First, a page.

The Affordable Care Act has proven critical in improving women’s health, and in particular the provision that requires insurance companies cover birth control without a copay. However, recent studies have demonstrated that many insurers are not following the letter of the law. That is why we applaud today’s announcement by the Obama Administration issuing guidance for insurers on contraceptive coverage, requiring that at least one of each 18 distinct birth control methods must be covered by all insurance plans.
Our board chair Dr. Nancy Stanwood said: “Today’s announcement by the Administration says loud and clear that plans must cover the full range of contraceptive methods, and women’s health will be better for it.”
Lonna Gordon, MD, PharmD, is a pediatrician who specializes in adolescent medicine at the Mt. Sinai Adolescent Health Center in New York City. She is a Leadership Training Academy fellow.
It is a bright spring day and I am headed to meet a friend at the park. A woman passing me on the street smiles at me and says, “Happy Mother’s Day!” I am not a mother, but after many Mother’s Days, as a “true adult” I have learned it is just easier to smile and offer a polite “Thank You” to well-wishers. Moreover, as a pediatrician who specializes in adolescent medicine I am a caretaker of hundreds of children, so perhaps I exude motherly qualities.
Later that week I see one of my patients, a young mother whom I will call Shannon, in my exam room and ask her how her Mother’s Day was.
“Ok,” she replies.
“Just ok?” I prod. “Did you do anything special? Have a nice meal? Get flowers or a card?”
“No,” she says with a sigh, “It was just another day.”
I change the subject, and soon we are discussing how to potty train her son and prepare him for the new baby expected in a few months. I check in on how many semesters she has left at the local community college and tell Shannon how proud I am that she is pursuing her educational goals. However, as I move through the rest of my day I can’t help but feel sad for her. How terrible it must feel as a mother to have no one acknowledge your hard work and accomplishments, especially on Mother’s Day!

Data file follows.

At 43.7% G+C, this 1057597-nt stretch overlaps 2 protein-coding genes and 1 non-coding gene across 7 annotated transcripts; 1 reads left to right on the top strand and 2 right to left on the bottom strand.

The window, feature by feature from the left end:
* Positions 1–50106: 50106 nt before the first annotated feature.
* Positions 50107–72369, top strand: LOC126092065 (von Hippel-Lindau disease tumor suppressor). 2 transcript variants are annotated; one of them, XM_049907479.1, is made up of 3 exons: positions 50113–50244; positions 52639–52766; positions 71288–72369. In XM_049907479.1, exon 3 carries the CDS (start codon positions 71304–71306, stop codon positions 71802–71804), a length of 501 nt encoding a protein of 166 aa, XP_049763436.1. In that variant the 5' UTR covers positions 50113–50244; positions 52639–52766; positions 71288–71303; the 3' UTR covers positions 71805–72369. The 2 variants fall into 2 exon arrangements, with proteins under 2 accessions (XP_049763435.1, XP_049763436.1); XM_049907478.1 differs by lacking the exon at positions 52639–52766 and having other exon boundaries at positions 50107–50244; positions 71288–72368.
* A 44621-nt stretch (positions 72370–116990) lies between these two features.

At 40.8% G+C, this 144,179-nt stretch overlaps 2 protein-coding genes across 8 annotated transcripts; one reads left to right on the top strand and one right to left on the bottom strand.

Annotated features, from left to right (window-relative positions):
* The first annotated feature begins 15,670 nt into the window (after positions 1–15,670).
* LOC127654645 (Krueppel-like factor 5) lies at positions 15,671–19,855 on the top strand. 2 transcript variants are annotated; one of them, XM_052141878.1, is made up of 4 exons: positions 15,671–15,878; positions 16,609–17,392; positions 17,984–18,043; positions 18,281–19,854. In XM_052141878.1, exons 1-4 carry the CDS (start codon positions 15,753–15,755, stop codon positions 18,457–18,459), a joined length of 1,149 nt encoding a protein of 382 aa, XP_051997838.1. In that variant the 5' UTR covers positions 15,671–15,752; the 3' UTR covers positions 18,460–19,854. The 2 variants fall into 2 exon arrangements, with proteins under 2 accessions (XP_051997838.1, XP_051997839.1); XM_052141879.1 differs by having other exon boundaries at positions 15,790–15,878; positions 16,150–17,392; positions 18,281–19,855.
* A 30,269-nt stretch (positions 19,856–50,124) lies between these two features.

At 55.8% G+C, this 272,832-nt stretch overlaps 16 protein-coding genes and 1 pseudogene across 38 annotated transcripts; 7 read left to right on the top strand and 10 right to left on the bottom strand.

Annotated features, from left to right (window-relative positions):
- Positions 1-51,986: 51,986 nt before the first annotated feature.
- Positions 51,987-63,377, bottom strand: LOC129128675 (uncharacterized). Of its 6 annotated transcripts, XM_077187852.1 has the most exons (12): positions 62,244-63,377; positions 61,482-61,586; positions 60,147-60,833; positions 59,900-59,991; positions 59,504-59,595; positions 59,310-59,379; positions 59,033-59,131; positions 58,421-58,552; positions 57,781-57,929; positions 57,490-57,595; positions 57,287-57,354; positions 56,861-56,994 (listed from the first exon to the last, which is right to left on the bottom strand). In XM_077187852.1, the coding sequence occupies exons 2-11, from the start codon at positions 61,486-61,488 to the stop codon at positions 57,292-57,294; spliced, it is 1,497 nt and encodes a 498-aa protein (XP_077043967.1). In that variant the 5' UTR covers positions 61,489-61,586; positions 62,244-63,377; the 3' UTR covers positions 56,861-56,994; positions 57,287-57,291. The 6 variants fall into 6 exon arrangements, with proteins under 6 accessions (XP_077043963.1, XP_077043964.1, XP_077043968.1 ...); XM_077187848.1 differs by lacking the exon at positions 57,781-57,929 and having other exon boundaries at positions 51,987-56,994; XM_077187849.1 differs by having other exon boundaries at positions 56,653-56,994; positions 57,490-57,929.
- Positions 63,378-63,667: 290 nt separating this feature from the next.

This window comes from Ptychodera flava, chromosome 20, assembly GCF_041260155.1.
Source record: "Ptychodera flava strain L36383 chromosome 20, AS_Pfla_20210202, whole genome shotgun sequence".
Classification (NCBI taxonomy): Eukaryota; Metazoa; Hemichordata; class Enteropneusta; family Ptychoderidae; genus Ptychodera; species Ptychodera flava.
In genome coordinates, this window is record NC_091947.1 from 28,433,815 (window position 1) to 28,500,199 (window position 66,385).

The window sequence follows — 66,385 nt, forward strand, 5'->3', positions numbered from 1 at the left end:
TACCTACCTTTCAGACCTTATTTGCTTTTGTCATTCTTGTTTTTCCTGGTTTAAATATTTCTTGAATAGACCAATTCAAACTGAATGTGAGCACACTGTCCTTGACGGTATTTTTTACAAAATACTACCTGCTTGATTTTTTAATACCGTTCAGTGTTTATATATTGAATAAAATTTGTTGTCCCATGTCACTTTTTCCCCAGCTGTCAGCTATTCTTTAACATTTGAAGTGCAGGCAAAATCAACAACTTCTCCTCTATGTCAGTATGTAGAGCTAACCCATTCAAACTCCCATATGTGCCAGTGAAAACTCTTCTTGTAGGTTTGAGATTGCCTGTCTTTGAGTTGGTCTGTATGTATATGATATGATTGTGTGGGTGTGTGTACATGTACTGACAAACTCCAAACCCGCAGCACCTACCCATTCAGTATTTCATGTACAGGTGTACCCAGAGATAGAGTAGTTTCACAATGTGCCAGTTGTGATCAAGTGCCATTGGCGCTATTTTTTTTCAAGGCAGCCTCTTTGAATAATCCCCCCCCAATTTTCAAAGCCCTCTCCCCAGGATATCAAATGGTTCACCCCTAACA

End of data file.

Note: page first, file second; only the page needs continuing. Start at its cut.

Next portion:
In my practice at the Mount Sinai Adolescent Health Center in New York City, I work every day with a multidisciplinary team to provide vital, comprehensive adolescent health care that emphasizes confidentiality and support for whatever happens in our patients’ lives. We empower young people to make responsible choices concerning their reproductive health. While access to comprehensive sex education and contraception are absolutely important, this is only one part of the solution. When those approaches fail and one of my patients becomes pregnant, I support her no matter what she decides. If she makes the deeply personal choice to become a parent, I support her.
So while I provide the full range of contraceptive care, I also care for teenage parents and their children and I support them in their efforts to be excellent parents and raise healthy kids. At the Center, I am able to provide these services free of charge, and without judgment.
Our culture frequently sends the message to young parents that they are irresponsible and a burden to society. We tell them they are too young to parent, won’t be able to do it well, and that their lives and dreams are over when they have a child. We marginalize and stigmatize them.
But what would happen if instead we—doctors, teachers, social workers, society—gave them support? We know that when young people are healthy in mind and body, they can make it in this world. What if we taught them good parenting skills? What if we encouraged their educational goals and dreams? What if we ensured they had secure housing, reliable child-care and nutritious food? What if we equipped them with the knowledge and resources for planning their next pregnancy?
Young mothers want the same things for their children that all mothers want. They want to do a good job. They work at balancing parenting with their many other personal responsibilities. They want their kids to be happy, healthy, and successful. They need to feel supported as they do their best in such a meaningful role.
As a doctor, I am in a privileged position. I get to see tangible results of what young mothers achieve when they are supported. They are happy and well adjusted. They finish high school. They go to college. They get jobs. Their kids are healthy and meet their developmental milestones. They learn how to co-parent with their child’s father or other extended family members.
A year has passed and Shannon is the mother of two and just three months away from finishing her associate’s degree. My hope for her this Mother’s Day is that she experiences a holiday where she is celebrated and validated. So to Shannon, and all the young moms reading this who may feel forgotten or undervalued: I believe in you and I wish you a Happy Mother’s Day!
Crossposted on Feministing